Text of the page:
« Last Edit: June 15, 2008, 08:33:50 am by RandallS, Reason: Quote fixed » Logged

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Waldfrau
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« Reply #20: June 16, 2008, 08:34:57 am »

About five years ago I decided to simply call myself a "generic" pagan, and since then have been quite happy.  Especially when someone gets their "holier-than-thou" hat on and tries to tell me that there is no such thing as a "generic" pagan.  I like telling them that if that's the case then why are they talking to something/someone that doesn't exist. Roll Eyes
LOL, good answer! I personally hate it when others try to force a label on me that doesn't fit to what I do and believe, just because it fits into some of their boxes.

People often assume that newbies are too stupid to label themselves and that they know much better what the newbie is really doing and should be called just by reading a few posts. Of course it happens that a newbie misunderstands a label, but still that doesn't mean that anyone else knows better what the newbie is really practicing. I think if you want to help someone with finding a label you had to listen a lot to the person and not just sort him/her into some box by one single aspect you percieve (and your perception might be wrong if you're too arrogant to ask).
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Juniper
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« Reply #21: June 16, 2008, 08:22:36 pm »

I think if you want to help someone with finding a label you had to listen a lot to the person and not just sort him/her into some box by one single aspect you percieve (and your perception might be wrong if you're too arrogant to ask).

Or not 'wrong' but maybe just different. IMO one of the most difficult things about labelling is that one person views a label completely differently to how another person views the same label.

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'How she longed for winter then!-
Scrupulously austere in its order
Of white and black
Ice and rock; each sentiment within border,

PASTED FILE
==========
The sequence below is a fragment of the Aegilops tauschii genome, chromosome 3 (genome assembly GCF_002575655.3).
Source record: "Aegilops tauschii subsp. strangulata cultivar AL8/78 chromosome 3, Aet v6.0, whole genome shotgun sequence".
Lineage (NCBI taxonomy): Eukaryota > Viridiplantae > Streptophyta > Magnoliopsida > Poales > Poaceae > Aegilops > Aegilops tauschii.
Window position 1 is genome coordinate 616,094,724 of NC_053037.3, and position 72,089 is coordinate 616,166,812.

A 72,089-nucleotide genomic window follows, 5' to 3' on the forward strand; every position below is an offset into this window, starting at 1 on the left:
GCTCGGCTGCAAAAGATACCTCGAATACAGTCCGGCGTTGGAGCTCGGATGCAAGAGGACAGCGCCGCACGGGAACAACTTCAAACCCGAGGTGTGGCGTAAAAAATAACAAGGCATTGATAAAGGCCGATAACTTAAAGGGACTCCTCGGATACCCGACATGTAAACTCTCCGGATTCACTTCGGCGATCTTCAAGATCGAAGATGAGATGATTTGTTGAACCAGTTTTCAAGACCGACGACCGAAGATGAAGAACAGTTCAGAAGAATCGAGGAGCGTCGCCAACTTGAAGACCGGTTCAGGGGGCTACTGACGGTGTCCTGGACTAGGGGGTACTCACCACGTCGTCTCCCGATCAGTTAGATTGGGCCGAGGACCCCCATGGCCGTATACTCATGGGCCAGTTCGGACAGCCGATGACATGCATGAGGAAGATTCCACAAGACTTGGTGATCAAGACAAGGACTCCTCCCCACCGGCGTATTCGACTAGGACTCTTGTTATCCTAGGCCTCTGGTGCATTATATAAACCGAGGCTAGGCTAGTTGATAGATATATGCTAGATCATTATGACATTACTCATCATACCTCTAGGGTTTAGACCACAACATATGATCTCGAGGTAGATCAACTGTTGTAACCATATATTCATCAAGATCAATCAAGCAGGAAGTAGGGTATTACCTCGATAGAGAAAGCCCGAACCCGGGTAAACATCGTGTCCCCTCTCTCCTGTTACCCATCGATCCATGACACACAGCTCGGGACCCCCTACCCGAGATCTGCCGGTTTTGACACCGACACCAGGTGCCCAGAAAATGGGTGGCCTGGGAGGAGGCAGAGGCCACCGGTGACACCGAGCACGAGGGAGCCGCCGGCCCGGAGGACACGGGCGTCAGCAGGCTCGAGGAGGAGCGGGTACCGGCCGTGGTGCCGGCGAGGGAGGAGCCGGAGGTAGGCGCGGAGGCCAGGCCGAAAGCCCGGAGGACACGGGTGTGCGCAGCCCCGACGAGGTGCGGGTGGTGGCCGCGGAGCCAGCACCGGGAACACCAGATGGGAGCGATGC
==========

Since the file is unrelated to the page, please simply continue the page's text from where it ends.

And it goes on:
And heart's frosty discipline
Exact as a snowflake'
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« Reply #22: June 17, 2008, 01:57:43 am »

Or not 'wrong' but maybe just different. IMO one of the most difficult things about labelling is that one person views a label completely differently to how another person views the same label.
True, that's another point. My argument was that it's hard to label other people anyway because you have to know what they are doing and believing exactly and it's easy to get misperceptions about what someone else believes or does when you're not very familiar with the person and hir concepts and practices.

For example for me it's hard to tell if someone is Methodist or Presbyterian just be hearing them say a few sentences about God. I don't know much about those Christian paths (because there aren't many of them in my country) to name them just by their concepts of God. I'd better ask them how they label themselves and why.
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SwitchWitch
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« Reply #23: June 26, 2008, 12:40:19 pm »

Hmm. Been a while......I can only think of 1 so far: when I 1st started studying paganism, I fell into the "sweetness and light, fluffy bunny trap" and was pretty pacifistic for a while. (I'm not trying to knock anyone who is pacifist,there are some very valid reasons, for it, but it isn't for me. Same goes for Fluffies.)


Recent mistakes: not keeping up with regular practice.  Waiting so long to join a Feri ritual. not keeping in touch with pagan friends
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thain
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« Reply #24: June 26, 2008, 01:40:45 pm »

This one is information for the newbies, as we all made mistakes when we were new, and I thought that newbies would benefit from hearing the ones we had made so they wouldn't make the same.

My biggest mistake was not standing up for myself and my beliefs sooner.  I spent my last 3 years of Christianity growing more and more restless, seeing more and more inconsistencies of word and action, and, to be honest, allowing myself to be treated more and more unconscionably by those I considered my authorities.  My experiences there have left me scared to becoming anything more than a solitary practitioner, but they have also left me with an unjustly sour taste in my mouth toward my deity as I continue working through the issues caused by what I allowed to be done to me. 

I was young enough at the time that it was difficult to separate my mental abuse at the hands of the church leaders from the deity I felt so compelled to seek and serve.  Even though I'm now older and wiser, clearly able to see that it was a handful of (insert your favorite pejorative expletive here), and NOT the deity, who were responsible for my bad experiences, it is still very hard to reconcile my head with my heart and actually discover the intimacy with the deity that I have always craved.
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The world is full enough of hurts and mischance without wars to multiply them. -J.R.R. Tolkien